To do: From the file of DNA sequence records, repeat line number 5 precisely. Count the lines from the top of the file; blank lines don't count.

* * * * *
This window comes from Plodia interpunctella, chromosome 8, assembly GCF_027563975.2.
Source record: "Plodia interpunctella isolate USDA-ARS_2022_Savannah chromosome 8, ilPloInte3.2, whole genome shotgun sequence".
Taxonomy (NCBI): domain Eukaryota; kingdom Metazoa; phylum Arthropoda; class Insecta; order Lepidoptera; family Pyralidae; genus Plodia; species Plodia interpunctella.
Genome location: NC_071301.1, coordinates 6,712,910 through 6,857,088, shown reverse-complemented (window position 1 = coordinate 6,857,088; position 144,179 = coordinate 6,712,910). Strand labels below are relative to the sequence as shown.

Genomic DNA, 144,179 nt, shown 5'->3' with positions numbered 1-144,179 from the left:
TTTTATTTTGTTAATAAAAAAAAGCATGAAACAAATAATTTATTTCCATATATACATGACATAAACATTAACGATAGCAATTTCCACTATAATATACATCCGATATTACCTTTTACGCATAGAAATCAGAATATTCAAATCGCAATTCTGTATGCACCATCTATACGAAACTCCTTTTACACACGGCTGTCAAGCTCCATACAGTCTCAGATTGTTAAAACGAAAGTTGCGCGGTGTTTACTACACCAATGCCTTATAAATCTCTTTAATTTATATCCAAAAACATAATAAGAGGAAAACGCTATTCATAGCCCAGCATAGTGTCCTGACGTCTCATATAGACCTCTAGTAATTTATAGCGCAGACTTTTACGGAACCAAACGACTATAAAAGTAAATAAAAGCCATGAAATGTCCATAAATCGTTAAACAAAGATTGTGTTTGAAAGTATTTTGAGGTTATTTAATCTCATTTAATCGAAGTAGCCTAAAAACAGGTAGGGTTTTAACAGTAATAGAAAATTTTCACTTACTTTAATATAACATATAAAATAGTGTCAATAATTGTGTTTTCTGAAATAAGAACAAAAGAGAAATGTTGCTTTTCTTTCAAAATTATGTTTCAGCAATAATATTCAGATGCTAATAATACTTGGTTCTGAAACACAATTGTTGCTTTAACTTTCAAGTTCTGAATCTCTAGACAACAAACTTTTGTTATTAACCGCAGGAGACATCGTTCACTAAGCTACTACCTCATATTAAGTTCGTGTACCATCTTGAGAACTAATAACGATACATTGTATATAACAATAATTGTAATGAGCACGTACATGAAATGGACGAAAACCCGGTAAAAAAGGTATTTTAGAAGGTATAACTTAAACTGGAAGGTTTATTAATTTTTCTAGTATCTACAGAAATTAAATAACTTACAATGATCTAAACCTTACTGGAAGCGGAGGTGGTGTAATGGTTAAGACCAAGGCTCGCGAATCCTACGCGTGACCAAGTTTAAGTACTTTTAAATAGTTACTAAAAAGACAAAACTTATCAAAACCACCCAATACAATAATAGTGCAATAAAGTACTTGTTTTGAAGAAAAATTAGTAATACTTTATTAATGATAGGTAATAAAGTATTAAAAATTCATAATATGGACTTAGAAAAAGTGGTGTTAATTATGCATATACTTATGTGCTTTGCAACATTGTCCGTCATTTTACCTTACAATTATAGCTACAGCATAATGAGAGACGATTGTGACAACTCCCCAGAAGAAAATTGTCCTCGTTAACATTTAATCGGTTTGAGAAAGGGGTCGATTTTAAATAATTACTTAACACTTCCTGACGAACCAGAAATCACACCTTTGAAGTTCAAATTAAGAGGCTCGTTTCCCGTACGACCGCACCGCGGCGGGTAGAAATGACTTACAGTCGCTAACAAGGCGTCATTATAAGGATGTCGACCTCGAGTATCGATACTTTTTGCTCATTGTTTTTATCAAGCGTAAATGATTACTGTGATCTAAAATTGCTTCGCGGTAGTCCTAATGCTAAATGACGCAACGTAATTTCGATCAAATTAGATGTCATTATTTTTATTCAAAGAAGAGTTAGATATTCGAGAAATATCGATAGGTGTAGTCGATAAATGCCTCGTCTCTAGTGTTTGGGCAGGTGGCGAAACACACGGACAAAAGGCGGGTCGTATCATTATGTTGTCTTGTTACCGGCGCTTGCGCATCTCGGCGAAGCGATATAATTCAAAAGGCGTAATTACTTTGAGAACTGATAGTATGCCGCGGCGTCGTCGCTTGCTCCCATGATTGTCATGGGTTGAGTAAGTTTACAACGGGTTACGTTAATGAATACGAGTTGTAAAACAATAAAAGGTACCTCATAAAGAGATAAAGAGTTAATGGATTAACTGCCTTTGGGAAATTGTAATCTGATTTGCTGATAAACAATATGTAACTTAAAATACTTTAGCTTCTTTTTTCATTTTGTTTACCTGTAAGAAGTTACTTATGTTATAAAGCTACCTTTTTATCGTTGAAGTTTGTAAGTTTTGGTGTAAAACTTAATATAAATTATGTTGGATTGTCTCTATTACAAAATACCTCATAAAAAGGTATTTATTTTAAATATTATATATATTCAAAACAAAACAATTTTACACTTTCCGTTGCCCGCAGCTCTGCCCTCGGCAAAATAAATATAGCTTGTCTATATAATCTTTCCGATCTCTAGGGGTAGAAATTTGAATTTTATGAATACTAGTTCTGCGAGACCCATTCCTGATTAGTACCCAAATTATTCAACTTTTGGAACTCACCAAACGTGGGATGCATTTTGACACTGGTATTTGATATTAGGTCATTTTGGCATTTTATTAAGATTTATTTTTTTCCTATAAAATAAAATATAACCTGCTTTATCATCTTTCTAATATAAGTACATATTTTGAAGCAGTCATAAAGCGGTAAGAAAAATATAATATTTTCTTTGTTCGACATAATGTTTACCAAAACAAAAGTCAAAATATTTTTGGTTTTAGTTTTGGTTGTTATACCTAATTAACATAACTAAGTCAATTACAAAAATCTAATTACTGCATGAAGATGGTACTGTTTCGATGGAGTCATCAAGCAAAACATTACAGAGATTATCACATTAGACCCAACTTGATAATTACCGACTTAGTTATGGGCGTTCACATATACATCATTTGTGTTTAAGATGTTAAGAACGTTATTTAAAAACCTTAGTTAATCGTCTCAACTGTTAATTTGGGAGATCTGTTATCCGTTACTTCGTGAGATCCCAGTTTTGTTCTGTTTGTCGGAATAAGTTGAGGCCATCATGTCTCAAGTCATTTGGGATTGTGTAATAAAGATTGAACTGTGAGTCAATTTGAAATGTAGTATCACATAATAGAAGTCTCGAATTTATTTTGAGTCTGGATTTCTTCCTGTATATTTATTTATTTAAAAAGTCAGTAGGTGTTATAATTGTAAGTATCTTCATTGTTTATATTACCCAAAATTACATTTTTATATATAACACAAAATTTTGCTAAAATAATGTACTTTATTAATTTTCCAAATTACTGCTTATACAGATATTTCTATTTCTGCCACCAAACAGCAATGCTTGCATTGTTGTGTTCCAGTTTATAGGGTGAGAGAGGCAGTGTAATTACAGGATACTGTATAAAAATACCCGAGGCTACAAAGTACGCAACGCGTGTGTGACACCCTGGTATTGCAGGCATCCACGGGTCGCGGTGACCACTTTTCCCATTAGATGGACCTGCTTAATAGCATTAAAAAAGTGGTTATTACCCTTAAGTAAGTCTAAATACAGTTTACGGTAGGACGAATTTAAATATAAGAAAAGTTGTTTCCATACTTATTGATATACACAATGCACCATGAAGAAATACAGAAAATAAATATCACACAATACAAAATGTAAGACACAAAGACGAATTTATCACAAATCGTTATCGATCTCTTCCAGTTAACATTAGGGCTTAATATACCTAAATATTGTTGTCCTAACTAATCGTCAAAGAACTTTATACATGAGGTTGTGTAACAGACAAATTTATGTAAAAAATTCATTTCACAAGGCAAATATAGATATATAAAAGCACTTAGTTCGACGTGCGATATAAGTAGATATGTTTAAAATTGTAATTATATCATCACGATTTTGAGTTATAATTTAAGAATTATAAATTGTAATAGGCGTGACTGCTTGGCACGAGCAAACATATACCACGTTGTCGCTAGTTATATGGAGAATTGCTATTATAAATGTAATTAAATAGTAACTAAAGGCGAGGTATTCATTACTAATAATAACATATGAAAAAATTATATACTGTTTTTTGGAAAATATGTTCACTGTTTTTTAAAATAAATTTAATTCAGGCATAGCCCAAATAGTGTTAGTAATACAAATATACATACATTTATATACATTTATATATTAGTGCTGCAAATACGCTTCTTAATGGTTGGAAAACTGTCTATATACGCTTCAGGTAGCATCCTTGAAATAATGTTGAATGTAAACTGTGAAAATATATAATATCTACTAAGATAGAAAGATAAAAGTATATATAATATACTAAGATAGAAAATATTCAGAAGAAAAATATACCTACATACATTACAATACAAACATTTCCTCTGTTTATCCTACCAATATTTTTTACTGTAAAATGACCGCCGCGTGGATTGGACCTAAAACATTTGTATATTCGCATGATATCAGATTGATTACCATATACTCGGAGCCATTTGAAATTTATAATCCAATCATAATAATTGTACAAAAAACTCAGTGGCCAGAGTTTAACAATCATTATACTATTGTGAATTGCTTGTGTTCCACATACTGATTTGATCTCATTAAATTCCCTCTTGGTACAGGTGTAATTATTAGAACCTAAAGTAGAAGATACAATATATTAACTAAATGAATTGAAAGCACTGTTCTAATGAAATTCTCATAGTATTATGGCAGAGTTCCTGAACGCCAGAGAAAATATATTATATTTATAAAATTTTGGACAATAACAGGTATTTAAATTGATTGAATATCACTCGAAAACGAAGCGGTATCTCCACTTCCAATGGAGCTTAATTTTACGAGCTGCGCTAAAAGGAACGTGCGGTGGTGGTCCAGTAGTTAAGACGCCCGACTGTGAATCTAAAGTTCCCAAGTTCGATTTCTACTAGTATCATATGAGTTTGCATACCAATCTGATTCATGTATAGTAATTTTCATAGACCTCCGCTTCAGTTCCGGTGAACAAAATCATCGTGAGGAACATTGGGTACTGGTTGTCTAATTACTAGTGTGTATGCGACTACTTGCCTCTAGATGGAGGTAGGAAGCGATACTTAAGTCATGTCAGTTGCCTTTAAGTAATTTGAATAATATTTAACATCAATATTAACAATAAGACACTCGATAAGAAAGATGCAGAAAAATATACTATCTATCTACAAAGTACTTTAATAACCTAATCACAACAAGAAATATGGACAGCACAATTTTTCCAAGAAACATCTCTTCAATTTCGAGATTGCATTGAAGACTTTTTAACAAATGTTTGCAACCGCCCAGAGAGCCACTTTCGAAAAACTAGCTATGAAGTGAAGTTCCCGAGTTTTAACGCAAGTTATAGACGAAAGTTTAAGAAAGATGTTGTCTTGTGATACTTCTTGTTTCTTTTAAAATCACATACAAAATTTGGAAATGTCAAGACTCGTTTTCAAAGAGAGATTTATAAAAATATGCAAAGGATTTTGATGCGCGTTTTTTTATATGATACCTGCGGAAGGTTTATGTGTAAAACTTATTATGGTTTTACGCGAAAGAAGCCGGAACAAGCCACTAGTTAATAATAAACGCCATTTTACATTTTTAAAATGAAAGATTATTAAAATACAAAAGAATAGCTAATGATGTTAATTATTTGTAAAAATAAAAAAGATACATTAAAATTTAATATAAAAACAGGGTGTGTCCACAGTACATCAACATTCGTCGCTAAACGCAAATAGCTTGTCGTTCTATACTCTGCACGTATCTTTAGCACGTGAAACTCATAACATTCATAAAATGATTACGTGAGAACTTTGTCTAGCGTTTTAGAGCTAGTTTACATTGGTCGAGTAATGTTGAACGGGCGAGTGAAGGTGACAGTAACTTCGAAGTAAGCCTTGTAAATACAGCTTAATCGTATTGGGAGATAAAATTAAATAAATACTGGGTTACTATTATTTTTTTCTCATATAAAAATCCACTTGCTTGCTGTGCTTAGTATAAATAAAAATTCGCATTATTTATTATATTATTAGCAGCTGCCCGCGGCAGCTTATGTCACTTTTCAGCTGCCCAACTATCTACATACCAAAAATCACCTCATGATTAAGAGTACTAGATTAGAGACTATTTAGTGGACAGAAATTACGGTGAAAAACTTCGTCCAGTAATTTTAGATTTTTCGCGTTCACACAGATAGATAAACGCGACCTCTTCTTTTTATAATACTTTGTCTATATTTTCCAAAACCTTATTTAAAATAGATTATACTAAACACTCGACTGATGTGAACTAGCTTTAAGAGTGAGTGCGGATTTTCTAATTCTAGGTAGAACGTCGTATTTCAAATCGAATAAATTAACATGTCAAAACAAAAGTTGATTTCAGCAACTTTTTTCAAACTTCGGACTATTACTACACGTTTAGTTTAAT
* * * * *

Genomic DNA, 144,179 nt, shown 5'->3' with positions numbered 1-144,179 from the left: